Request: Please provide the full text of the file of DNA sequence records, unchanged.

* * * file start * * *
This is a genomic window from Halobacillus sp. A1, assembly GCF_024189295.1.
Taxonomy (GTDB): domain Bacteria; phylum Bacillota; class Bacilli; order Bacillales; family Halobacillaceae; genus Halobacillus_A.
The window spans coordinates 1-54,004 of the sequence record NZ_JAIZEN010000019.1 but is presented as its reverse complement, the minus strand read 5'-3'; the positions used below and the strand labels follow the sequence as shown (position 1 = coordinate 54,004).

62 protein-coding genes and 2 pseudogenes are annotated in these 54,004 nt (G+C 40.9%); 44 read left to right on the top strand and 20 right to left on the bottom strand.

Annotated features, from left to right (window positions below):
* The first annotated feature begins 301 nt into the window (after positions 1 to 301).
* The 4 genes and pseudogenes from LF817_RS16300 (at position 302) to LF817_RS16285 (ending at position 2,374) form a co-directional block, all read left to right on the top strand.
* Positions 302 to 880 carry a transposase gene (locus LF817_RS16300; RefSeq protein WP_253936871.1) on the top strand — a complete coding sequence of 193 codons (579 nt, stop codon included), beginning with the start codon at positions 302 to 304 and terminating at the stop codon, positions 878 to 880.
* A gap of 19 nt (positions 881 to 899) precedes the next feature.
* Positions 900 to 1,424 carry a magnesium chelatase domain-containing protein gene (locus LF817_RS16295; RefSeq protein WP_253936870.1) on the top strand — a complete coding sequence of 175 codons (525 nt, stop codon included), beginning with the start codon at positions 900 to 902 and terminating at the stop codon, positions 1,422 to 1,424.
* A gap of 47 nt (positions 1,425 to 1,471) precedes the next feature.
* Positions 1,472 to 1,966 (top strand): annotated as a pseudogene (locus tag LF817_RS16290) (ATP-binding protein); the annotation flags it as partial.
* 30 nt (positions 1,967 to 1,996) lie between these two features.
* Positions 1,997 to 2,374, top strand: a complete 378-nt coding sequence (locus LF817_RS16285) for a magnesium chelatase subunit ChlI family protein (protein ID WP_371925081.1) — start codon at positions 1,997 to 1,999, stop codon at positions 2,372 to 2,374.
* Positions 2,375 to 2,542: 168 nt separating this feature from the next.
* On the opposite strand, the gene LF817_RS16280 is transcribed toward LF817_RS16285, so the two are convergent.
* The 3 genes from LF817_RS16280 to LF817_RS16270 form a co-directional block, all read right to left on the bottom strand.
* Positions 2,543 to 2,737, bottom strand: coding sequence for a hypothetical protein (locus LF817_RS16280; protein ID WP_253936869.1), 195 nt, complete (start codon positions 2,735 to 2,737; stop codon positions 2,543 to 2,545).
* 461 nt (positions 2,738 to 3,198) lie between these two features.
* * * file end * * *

This is a genomic window from Halobacillus sp. A1, assembly GCF_024189295.1.
Taxonomy (GTDB): domain Bacteria; phylum Bacillota; class Bacilli; order Bacillales; family Halobacillaceae; genus Halobacillus_A.
The window spans coordinates 1-54,004 of the sequence record NZ_JAIZEN010000019.1 but is presented as its reverse complement, the minus strand read 5'-3'; the positions used below and the strand labels follow the sequence as shown (position 1 = coordinate 54,004).

62 protein-coding genes and 2 pseudogenes are annotated in these 54,004 nt (G+C 40.9%); 44 read left to right on the top strand and 20 right to left on the bottom strand.

Annotated features, from left to right (window positions below):
* The first annotated feature begins 301 nt into the window (after positions 1 to 301).
* The 4 genes and pseudogenes from LF817_RS16300 (at position 302) to LF817_RS16285 (ending at position 2,374) form a co-directional block, all read left to right on the top strand.
* Positions 302 to 880 carry a transposase gene (locus LF817_RS16300; RefSeq protein WP_253936871.1) on the top strand — a complete coding sequence of 193 codons (579 nt, stop codon included), beginning with the start codon at positions 302 to 304 and terminating at the stop codon, positions 878 to 880.
* A gap of 19 nt (positions 881 to 899) precedes the next feature.
* Positions 900 to 1,424 carry a magnesium chelatase domain-containing protein gene (locus LF817_RS16295; RefSeq protein WP_253936870.1) on the top strand — a complete coding sequence of 175 codons (525 nt, stop codon included), beginning with the start codon at positions 900 to 902 and terminating at the stop codon, positions 1,422 to 1,424.
* A gap of 47 nt (positions 1,425 to 1,471) precedes the next feature.
* Positions 1,472 to 1,966 (top strand): annotated as a pseudogene (locus tag LF817_RS16290) (ATP-binding protein); the annotation flags it as partial.
* 30 nt (positions 1,967 to 1,996) lie between these two features.
* Positions 1,997 to 2,374, top strand: a complete 378-nt coding sequence (locus LF817_RS16285) for a magnesium chelatase subunit ChlI family protein (protein ID WP_371925081.1) — start codon at positions 1,997 to 1,999, stop codon at positions 2,372 to 2,374.
* Positions 2,375 to 2,542: 168 nt separating this feature from the next.
* On the opposite strand, the gene LF817_RS16280 is transcribed toward LF817_RS16285, so the two are convergent.
* The 3 genes from LF817_RS16280 to LF817_RS16270 form a co-directional block, all read right to left on the bottom strand.
* Positions 2,543 to 2,737, bottom strand: coding sequence for a hypothetical protein (locus LF817_RS16280; protein ID WP_253936869.1), 195 nt, complete (start codon positions 2,735 to 2,737; stop codon positions 2,543 to 2,545).
* 461 nt (positions 2,738 to 3,198) lie between these two features.